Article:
Arkansas heartbeat ban sponsor Jason Rapert has done almost everything he can think of to get a vote on his bill in the state senate. He offered to move from a vaginal ultrasound to an abdominal one, a change that would add a few weeks to the period before someone is able to access abortion but still made it the most restrictive (and unconstitutional) in the nation. He even offered exceptions in the case of sexual assault, severe fetal anomalies, and medical emergencies involving the pregnant woman or girl. Finally, he took out the section that would have jailed doctors who broke the law, simply revoking their license instead.
All his efforts have been in vain, however. The heartbeat ban remains stuck in a House committee, unable to garner the majority needed to get it to the full House for a vote. The problem? Now representatives don’t support the bill because it’s too lenient.
The Associated Press reports that “Republican Rep. Ann Clemmer, the bill’s House sponsor, said the measure failed to garner enough support because some proponents of the original version didn’t like the new exemptions.” Apparently not forcing someone to carry doomed pregnancies to term, forcing them to jeopardize their own health to remain pregnant, and refusing to criminally penalize doctors is a deal breaker for committee members intent on ending abortion for good.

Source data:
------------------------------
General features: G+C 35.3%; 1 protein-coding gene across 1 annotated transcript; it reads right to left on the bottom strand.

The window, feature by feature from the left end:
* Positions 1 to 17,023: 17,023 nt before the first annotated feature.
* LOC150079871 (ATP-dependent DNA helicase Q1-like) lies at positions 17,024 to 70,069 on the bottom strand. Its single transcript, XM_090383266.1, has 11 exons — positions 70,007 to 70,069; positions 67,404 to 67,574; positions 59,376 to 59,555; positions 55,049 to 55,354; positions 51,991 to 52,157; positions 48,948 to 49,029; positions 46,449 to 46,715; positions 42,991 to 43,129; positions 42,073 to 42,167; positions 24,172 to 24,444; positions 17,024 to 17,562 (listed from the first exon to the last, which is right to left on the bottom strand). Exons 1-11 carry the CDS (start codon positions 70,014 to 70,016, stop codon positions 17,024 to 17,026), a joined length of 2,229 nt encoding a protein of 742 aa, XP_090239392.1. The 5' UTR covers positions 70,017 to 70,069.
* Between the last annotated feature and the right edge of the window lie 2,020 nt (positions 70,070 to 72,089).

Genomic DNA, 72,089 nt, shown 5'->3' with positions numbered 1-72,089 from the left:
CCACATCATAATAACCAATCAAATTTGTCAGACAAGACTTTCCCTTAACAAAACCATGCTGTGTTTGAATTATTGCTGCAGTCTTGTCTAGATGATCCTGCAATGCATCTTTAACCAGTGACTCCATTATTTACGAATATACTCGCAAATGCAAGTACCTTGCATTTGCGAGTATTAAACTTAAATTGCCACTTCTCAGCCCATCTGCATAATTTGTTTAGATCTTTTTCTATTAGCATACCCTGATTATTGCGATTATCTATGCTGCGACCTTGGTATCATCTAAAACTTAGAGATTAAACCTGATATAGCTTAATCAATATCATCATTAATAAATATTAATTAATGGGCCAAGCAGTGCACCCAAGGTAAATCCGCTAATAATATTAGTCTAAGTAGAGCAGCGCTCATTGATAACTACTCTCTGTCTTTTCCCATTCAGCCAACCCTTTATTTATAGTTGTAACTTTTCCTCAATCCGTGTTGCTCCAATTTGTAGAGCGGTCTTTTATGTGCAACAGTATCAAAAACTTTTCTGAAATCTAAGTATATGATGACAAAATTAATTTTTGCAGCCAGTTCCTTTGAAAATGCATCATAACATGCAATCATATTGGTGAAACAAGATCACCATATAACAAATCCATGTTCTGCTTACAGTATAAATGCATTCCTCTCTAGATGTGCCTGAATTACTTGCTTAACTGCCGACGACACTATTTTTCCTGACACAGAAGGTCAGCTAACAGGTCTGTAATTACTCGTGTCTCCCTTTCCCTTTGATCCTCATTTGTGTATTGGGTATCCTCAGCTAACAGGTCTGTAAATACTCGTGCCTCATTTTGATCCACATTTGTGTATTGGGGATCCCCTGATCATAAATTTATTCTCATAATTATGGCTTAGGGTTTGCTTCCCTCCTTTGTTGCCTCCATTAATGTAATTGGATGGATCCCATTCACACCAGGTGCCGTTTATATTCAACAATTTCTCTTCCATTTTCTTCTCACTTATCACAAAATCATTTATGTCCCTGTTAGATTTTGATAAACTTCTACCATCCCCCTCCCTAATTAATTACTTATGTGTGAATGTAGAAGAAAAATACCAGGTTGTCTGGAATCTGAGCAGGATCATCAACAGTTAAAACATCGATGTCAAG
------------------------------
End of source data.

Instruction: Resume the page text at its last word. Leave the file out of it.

Then again, for some bill supporters the measure was just as much about provoking a court challenge as it was forcing all pregnancies to be carried to term.
Rep Clemmer had early stated that the bill was “aimed at pushing the envelope on constitutional law surrounding abortion,” telling the Associated Press earlier in the week that, “Judges don’t typically rule unless a law is passed first. We believe that it is time for the court to look at it.”
They may not get that shot at the courts if they can’t reach a consensus on the bill. However, they may not need to rely on that bill in the end. The Senate is preparing to vote on a 20 week abortion ban that is no more constitutional than the heartbeat ban, but is much more likely to pass both bodies and actually be put into effect in the state.